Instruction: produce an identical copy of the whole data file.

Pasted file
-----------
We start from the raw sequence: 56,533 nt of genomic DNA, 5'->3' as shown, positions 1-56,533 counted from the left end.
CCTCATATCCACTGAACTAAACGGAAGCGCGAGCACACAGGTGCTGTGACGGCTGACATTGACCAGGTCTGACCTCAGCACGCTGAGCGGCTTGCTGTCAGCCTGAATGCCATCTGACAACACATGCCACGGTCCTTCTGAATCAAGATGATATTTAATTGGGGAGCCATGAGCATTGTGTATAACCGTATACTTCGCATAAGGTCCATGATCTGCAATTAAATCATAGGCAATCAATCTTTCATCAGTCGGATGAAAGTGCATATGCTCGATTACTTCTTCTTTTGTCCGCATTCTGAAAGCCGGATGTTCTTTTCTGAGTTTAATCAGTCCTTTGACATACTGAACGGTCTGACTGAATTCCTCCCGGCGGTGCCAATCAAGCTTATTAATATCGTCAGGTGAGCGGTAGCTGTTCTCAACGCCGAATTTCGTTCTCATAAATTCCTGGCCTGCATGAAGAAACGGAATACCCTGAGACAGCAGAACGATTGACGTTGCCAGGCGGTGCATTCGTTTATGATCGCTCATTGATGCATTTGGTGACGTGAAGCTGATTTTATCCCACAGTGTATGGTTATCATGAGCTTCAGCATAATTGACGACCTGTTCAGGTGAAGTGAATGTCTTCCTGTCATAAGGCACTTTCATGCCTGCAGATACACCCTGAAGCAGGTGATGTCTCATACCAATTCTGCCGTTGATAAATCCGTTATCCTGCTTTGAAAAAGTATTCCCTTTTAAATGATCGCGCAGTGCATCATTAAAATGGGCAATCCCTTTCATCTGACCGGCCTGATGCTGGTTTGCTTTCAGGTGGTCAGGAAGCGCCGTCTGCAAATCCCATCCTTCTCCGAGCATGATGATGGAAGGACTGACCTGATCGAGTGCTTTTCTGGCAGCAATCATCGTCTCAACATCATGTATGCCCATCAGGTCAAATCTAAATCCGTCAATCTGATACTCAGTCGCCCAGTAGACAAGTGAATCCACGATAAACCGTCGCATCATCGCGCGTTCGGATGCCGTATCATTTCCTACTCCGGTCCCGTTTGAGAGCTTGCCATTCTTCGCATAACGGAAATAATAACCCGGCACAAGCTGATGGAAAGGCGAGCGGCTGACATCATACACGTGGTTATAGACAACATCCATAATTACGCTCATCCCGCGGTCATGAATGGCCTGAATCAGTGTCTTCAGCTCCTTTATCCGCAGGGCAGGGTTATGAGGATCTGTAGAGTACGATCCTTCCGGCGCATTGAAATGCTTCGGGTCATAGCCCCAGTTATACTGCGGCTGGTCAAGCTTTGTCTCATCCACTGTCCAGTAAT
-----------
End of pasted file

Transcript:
We start from the raw sequence: 56,533 nt of genomic DNA, 5'->3' as shown, positions 1-56,533 counted from the left end.
CCTCATATCCACTGAACTAAACGGAAGCGCGAGCACACAGGTGCTGTGACGGCTGACATTGACCAGGTCTGACCTCAGCACGCTGAGCGGCTTGCTGTCAGCCTGAATGCCATCTGACAACACATGCCACGGTCCTTCTGAATCAAGATGATATTTAATTGGGGAGCCATGAGCATTGTGTATAACCGTATACTTCGCATAAGGTCCATGATCTGCAATTAAATCATAGGCAATCAATCTTTCATCAGTCGGATGAAAGTGCATATGCTCGATTACTTCTTCTTTTGTCCGCATTCTGAAAGCCGGATGTTCTTTTCTGAGTTTAATCAGTCCTTTGACATACTGAACGGTCTGACTGAATTCCTCCCGGCGGTGCCAATCAAGCTTATTAATATCGTCAGGTGAGCGGTAGCTGTTCTCAACGCCGAATTTCGTTCTCATAAATTCCTGGCCTGCATGAAGAAACGGAATACCCTGAGACAGCAGAACGATTGACGTTGCCAGGCGGTGCATTCGTTTATGATCGCTCATTGATGCATTTGGTGACGTGAAGCTGATTTTATCCCACAGTGTATGGTTATCATGAGCTTCAGCATAATTGACGACCTGTTCAGGTGAAGTGAATGTCTTCCTGTCATAAGGCACTTTCATGCCTGCAGATACACCCTGAAGCAGGTGATGTCTCATACCAATTCTGCCGTTGATAAATCCGTTATCCTGCTTTGAAAAAGTATTCCCTTTTAAATGATCGCGCAGTGCATCATTAAAATGGGCAATCCCTTTCATCTGACCGGCCTGATGCTGGTTTGCTTTCAGGTGGTCAGGAAGCGCCGTCTGCAAATCCCATCCTTCTCCGAGCATGATGATGGAAGGACTGACCTGATCGAGTGCTTTTCTGGCAGCAATCATCGTCTCAACATCATGTATGCCCATCAGGTCAAATCTAAATCCGTCAATCTGATACTCAGTCGCCCAGTAGACAAGTGAATCCACGATAAACCGTCGCATCATCGCGCGTTCGGATGCCGTATCATTTCCTACTCCGGTCCCGTTTGAGAGCTTGCCATTCTTCGCATAACGGAAATAATAACCCGGCACAAGCTGATGGAAAGGCGAGCGGCTGACATCATACACGTGGTTATAGACAACATCCATAATTACGCTCATCCCGCGGTCATGAATGGCCTGAATCAGTGTCTTCAGCTCCTTTATCCGCAGGGCAGGGTTATGAGGATCTGTAGAGTACGATCCTTCCGGCGCATTGAAATGCTTCGGGTCATAGCCCCAGTTATACTGCGGCTGGTCAAGCTTTGTCTCATCCACTGTCCAGTAAT